Leadership Lessons from a Lioness

England Lioness coach, Sarina Wiegman, offers a masterclass in contemporary leadership. Her example calls on all leaders and managers to practise empathetic leadership, create a meaningful culture, foster resilience and provide psychological safety in the workplace.

"In Sarina, we trust"

In today’s rapidly changing workplace, traditional leadership styles are obsolete. As leaders and managers confront evolving organisational needs, the emphasis on hardline autocratic management has given way to a blend of empathy, resilience, meaningful culture, and psychological safety at work. With 43% of UK managers viewing their senior leaders as ineffective (CMI), this shift in leadership skills is imperative. Such perceptions directly impact organisational growth, employee retention and job satisfaction. The contemporary requirements of leadership are more dynamic than ever before. 

Enter Sarina Wiegman, whose leadership of the England Lionesses offers a masterclass in contemporary leadership. The story of her rise from a PE teacher playing club side to leading the Netherlands team and England Lionesses is nothing short of inspirational. Beyond these accomplishments and the cheering crowds, the phrase “In Sarina, we trust” has become a rallying cry among England’s Lionesses. 

Wiegman’s leadership style offers invaluable lessons, embodying the qualities organisations desperately need to enable in their leaders and managers: empathetic leadership with high expectations, creating a culture of consistency, fostering resilience and creating psychological safety.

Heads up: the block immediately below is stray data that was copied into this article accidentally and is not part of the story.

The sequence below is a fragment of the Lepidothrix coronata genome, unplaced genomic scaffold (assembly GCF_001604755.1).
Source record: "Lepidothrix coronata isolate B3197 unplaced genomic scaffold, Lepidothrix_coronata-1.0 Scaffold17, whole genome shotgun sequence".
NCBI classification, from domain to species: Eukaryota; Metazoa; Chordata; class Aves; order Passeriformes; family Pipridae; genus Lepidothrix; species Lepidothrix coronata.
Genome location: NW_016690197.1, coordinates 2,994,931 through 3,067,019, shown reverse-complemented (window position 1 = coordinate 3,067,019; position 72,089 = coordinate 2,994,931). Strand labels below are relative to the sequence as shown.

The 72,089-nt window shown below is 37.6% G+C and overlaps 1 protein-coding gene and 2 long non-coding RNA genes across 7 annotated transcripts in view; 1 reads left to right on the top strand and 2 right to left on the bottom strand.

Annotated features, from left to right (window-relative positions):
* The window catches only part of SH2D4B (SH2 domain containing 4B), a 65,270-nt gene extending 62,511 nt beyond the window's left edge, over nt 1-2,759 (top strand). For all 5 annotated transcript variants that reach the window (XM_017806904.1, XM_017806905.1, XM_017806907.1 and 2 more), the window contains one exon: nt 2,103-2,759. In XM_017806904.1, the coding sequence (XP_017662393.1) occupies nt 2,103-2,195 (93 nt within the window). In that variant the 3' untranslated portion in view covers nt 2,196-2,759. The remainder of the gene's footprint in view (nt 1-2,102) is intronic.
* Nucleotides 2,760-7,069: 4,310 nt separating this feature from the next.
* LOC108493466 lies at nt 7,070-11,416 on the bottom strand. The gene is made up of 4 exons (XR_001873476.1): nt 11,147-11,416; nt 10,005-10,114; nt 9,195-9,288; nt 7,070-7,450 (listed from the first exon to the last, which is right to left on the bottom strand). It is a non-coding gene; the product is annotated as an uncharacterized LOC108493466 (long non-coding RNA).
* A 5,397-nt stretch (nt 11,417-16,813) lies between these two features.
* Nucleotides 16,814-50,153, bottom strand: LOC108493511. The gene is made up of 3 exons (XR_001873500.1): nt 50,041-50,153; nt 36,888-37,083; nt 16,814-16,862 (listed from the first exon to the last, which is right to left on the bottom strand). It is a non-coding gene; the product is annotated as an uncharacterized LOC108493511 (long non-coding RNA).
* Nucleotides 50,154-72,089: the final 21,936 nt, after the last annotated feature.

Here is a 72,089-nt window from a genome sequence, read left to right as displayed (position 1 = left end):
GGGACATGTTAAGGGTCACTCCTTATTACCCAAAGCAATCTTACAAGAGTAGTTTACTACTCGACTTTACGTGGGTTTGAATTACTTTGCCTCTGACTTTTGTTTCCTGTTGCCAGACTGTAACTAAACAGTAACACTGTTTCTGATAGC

Empathetic leadership: high expectations with understanding

A staggering 75% of workers waste up to two hours out of their working week due to inefficient managers (CMI). This has cascading effects, costing businesses an estimated £19 billion annually in lost hours (UK Department for Business, Innovation and Skills). But with Wiegman’s leadership style, there’s hope. Her players call her a “genius,” and it’s evident why. She combines high expectations with transparency and understanding, “she’s an open and transparent person – but she expects something. She expects the best all the time. It goes well together.”

Mary Earps, the Lioness goalkeeper, almost walked away from football, saying, “I decided ‘OK, I’ll give it a couple more years…’ And then Sarina came in, and life changed, literally like that. I felt like she really understood where I came from and had empathy for me as a human being… I like her directness, her honesty.”

This dual approach is a critical skill for leaders and managers who must be able to balance empathy while still getting the best work out of their teams. As highlighted in our 2023 Workplace Training Report, adopting best practices in leadership and management can enhance organisational performance by 23%. Merging empathetic leadership with high standards of working will drive results.